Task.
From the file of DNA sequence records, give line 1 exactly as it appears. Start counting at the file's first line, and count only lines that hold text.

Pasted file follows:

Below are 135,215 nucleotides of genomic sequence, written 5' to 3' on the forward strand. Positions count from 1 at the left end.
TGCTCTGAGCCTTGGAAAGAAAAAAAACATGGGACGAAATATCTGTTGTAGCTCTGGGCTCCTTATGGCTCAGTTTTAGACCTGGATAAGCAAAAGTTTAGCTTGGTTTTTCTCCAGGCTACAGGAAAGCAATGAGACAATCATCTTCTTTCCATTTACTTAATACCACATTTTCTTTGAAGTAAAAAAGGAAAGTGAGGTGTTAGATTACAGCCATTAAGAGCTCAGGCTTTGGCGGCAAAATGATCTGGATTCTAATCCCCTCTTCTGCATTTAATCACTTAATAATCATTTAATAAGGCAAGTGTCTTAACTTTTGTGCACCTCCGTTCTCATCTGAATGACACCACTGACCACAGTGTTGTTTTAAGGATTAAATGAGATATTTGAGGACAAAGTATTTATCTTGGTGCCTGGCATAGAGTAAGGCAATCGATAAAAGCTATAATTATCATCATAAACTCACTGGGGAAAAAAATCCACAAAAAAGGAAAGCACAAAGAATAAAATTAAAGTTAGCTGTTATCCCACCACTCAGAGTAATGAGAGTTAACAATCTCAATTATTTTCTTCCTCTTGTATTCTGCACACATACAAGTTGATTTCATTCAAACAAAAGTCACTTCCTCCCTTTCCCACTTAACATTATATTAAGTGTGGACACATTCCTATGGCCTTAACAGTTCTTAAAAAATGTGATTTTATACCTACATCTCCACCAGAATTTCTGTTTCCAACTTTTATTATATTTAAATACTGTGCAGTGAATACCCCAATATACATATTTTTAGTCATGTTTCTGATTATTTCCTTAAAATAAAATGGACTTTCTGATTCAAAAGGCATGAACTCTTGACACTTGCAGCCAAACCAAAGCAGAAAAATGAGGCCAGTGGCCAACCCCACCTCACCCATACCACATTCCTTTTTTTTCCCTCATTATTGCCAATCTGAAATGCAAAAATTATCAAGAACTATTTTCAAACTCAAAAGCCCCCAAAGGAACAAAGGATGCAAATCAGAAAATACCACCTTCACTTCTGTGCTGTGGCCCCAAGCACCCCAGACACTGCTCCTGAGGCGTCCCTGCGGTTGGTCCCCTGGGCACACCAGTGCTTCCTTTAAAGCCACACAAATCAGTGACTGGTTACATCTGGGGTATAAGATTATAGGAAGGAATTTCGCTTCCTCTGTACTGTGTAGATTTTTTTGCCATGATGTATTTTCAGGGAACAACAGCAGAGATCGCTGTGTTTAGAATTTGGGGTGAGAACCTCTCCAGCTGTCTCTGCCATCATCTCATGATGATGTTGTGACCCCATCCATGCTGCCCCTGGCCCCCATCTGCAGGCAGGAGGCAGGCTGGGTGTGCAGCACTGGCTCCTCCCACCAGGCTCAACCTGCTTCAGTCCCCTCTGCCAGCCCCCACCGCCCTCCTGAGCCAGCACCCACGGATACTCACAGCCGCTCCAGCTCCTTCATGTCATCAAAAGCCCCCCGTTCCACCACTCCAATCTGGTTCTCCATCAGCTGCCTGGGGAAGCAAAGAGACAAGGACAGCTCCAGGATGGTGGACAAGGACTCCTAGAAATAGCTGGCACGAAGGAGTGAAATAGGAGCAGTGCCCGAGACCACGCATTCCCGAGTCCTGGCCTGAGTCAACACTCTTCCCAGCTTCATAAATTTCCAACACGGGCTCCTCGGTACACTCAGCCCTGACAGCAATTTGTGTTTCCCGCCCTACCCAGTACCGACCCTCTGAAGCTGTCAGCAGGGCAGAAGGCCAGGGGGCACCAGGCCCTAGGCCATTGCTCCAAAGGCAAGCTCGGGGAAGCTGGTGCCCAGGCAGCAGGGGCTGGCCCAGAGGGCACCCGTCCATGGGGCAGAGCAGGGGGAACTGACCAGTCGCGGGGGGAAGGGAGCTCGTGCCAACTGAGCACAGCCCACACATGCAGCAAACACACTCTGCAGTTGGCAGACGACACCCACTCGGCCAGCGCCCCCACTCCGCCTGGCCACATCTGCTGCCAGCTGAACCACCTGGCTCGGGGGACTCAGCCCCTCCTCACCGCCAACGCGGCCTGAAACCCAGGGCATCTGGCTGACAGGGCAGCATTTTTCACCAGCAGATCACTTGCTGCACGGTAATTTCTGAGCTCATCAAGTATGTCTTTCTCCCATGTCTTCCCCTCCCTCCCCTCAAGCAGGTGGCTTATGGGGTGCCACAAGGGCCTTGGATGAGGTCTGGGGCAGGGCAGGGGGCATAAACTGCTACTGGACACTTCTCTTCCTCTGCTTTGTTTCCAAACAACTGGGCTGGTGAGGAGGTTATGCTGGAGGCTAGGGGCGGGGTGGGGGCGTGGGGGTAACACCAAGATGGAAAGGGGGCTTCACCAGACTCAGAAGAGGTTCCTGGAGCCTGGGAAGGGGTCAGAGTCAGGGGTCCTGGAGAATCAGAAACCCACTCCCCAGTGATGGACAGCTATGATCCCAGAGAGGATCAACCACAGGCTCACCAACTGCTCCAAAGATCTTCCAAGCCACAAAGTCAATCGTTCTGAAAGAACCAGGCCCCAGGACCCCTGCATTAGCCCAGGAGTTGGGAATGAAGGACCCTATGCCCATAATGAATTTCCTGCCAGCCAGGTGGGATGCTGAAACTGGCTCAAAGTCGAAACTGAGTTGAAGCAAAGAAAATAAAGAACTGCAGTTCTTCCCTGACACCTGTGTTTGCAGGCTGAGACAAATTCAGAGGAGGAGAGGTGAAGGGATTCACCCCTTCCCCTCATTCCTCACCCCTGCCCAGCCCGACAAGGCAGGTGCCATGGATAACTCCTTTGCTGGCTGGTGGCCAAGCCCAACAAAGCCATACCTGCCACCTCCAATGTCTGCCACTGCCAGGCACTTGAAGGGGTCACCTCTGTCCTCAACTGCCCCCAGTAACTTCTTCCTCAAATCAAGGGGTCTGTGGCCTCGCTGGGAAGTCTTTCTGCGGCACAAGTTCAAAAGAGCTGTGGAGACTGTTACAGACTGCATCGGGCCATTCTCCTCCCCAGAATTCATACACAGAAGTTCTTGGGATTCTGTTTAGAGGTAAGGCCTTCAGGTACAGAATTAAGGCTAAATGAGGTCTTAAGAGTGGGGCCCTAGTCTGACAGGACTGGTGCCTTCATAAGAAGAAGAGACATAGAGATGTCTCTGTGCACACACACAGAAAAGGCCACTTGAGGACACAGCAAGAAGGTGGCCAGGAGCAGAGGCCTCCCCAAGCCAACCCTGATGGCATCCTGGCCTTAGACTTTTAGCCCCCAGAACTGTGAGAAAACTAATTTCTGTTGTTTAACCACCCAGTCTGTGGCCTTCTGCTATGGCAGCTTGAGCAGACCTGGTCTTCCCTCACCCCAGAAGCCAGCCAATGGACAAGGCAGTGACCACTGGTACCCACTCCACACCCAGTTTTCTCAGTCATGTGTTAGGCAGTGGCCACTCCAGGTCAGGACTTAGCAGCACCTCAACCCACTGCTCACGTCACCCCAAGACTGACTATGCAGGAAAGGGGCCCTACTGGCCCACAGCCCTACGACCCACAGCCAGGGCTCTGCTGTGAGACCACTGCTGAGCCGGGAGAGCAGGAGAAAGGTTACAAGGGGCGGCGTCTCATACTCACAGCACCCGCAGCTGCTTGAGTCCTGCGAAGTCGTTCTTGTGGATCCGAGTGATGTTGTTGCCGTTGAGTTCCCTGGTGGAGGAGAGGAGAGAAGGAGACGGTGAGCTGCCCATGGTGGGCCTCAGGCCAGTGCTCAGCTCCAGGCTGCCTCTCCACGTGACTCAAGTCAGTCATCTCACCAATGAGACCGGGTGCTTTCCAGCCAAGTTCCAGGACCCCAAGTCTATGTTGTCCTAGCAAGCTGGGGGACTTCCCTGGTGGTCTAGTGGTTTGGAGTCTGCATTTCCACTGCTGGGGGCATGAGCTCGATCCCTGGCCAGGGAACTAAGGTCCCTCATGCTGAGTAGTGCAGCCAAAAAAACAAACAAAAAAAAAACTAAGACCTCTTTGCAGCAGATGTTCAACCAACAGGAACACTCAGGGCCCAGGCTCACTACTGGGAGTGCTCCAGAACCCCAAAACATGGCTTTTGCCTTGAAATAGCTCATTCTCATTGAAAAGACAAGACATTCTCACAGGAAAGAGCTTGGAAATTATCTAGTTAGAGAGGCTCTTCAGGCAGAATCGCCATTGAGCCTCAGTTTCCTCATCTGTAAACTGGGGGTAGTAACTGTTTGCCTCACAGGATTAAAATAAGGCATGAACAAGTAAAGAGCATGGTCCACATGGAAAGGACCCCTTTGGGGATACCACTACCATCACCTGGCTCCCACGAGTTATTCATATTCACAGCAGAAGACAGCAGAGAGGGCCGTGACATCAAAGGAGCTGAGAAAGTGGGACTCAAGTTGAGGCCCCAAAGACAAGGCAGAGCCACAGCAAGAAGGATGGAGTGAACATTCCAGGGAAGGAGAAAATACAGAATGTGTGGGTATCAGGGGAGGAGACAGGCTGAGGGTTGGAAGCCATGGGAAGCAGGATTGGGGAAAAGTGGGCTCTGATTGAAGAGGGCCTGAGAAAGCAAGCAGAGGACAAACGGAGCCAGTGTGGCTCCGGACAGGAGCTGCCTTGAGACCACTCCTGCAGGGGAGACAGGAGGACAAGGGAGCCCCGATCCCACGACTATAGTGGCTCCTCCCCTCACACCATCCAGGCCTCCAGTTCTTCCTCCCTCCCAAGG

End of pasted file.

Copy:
Below are 135,215 nucleotides of genomic sequence, written 5' to 3' on the forward strand. Positions count from 1 at the left end.